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CERTIFICATE IN CAREERS COUNSELLING VPS018

Duration (approx) 600 hours
Qualification Certificate
 
Become a Careers Counsellor
 
In the past careers were a simple process - people would study or learn a skill, then get a job at the bottom of an organisation and spend their life in the same career, moving up in the organisation until retirement.
 
These days, there are so many opportunities available to us. This can lead to a considerable amount of confusion, and numerous career changes over a lifetime.
 
As a Career Counsellor, it is your job to guide people to find the career of their dreams so they can live fulfilled and happy lives - sound good?? Find out more...
 

Courses can be started anytime from anywhere in the world!

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Study this Careers Counselling By Distance Learning as a start to a great new career! 
Finding the right career is not so simple any more. There are many options available and people do not always stick to the same career through their whole life. This has led to an increase in careers counsellors in paid employment and working for themselves. If you want to open up your career options, then answer this question -
 
Do you want to be a Career Counsellor?
Career Counselling is much more than just finding people work.
 
Among other things, Careers Counselling may involve helping people:
  • discover their goals and motivations
  • connect with their values, and what job satisfaction means to them
  • identify the best job for their skills and interests
  • determine their strengths and weaknesses, identifying areas where they may require development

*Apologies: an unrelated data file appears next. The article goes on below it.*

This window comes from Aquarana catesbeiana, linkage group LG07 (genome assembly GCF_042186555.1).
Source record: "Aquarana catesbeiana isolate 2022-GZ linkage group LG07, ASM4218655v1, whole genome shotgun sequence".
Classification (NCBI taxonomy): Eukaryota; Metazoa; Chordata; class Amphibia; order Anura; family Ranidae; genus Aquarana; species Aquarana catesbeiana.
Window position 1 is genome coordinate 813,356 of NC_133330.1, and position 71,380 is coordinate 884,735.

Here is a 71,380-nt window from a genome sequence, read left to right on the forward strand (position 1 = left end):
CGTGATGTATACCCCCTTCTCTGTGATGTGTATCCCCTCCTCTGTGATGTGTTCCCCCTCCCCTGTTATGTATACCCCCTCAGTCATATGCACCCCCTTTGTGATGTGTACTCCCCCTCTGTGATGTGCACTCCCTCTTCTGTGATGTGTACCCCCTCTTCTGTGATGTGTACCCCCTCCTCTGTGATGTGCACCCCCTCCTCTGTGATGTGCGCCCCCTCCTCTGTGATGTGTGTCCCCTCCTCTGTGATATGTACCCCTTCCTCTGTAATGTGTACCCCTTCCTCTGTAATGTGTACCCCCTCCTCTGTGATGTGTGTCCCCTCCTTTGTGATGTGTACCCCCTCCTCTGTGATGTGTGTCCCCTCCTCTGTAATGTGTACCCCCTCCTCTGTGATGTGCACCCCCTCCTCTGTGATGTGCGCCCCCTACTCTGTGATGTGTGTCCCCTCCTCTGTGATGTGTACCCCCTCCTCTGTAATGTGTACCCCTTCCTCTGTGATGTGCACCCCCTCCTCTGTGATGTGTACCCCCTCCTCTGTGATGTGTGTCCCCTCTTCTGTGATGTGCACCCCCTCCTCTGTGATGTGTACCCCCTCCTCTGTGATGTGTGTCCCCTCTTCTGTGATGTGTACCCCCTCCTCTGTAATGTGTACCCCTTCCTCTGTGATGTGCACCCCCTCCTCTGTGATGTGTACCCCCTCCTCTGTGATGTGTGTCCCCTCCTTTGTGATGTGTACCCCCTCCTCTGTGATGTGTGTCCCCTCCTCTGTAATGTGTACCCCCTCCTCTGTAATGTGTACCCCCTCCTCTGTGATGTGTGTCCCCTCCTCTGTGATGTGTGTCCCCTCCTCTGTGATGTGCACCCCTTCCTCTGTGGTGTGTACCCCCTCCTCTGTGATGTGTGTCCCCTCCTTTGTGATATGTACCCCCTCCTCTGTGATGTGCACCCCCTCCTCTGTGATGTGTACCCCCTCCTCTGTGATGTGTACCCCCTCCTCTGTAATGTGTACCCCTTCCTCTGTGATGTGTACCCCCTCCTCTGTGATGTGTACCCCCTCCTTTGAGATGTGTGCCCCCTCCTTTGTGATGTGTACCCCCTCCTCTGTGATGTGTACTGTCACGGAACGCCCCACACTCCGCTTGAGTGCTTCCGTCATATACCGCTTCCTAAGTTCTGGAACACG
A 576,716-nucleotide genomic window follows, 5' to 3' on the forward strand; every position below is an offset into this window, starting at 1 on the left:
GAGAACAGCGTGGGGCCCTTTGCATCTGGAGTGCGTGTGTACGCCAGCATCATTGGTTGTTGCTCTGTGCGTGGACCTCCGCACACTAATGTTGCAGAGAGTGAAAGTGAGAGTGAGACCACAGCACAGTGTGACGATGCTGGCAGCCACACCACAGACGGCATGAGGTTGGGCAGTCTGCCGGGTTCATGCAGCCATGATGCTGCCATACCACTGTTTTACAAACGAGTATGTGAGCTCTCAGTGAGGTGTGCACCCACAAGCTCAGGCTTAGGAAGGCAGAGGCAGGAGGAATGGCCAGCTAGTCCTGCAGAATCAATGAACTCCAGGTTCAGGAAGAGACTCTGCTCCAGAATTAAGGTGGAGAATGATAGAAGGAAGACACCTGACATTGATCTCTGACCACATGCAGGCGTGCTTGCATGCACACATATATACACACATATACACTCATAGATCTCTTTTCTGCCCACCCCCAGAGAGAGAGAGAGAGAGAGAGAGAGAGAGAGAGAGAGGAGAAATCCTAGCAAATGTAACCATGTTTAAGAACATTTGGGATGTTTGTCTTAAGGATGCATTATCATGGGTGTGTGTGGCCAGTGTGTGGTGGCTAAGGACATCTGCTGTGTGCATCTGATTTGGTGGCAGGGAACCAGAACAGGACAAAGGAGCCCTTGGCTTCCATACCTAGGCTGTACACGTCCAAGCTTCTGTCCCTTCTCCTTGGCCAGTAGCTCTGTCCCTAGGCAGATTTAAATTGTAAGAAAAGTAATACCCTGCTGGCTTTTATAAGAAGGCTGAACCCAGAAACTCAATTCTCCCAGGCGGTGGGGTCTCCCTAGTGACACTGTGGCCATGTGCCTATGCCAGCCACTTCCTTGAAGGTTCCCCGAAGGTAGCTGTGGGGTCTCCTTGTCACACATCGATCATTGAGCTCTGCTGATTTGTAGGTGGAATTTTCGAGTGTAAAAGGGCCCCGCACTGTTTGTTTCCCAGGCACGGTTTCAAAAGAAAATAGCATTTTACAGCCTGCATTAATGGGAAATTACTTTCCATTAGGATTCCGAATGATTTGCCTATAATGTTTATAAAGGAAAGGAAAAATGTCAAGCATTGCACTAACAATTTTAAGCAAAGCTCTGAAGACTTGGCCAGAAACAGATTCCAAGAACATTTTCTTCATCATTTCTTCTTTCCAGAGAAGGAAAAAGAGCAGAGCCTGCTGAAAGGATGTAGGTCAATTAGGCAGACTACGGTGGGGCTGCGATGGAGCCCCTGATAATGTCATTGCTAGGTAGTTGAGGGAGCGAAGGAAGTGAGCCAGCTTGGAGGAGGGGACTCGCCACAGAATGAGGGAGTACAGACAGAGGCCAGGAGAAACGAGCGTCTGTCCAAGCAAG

• discuss their financial situation to help find solutions
  • find a better or more appropriate job for their situation
  • achieve job satisfaction through appropriate choices
  • plan and cope with career changes
  • better adapt to the workplace
  • improve their potential for advancement in the workplace
  • identify new career possibilities when circumstances change.

Career counselling provides you with many different opportunities. You may wish to specialise with a particular demographic, for example University students, mothers re-entering the workforce, people going through a mid-life crisis, high level corporate people looking for a more meaningful career... the list is endless - the important question here is, where do your interests lie?

Potential job opportunities:
  • Work for yourself
  • Use your skills in an HR position
  • Work in an employment agency
  • Work for an education facility
  • Become a consultant for large organisations
 
To gain a Certificate in Careers Counselling, you need to complete six 100 hour modules.  There are three core modules and three elective modules as follows - 
 
Core Modules  - You must complete all three core modules
Life Coaching 
 
Elective Modules - You will be required to choose three modules from the list below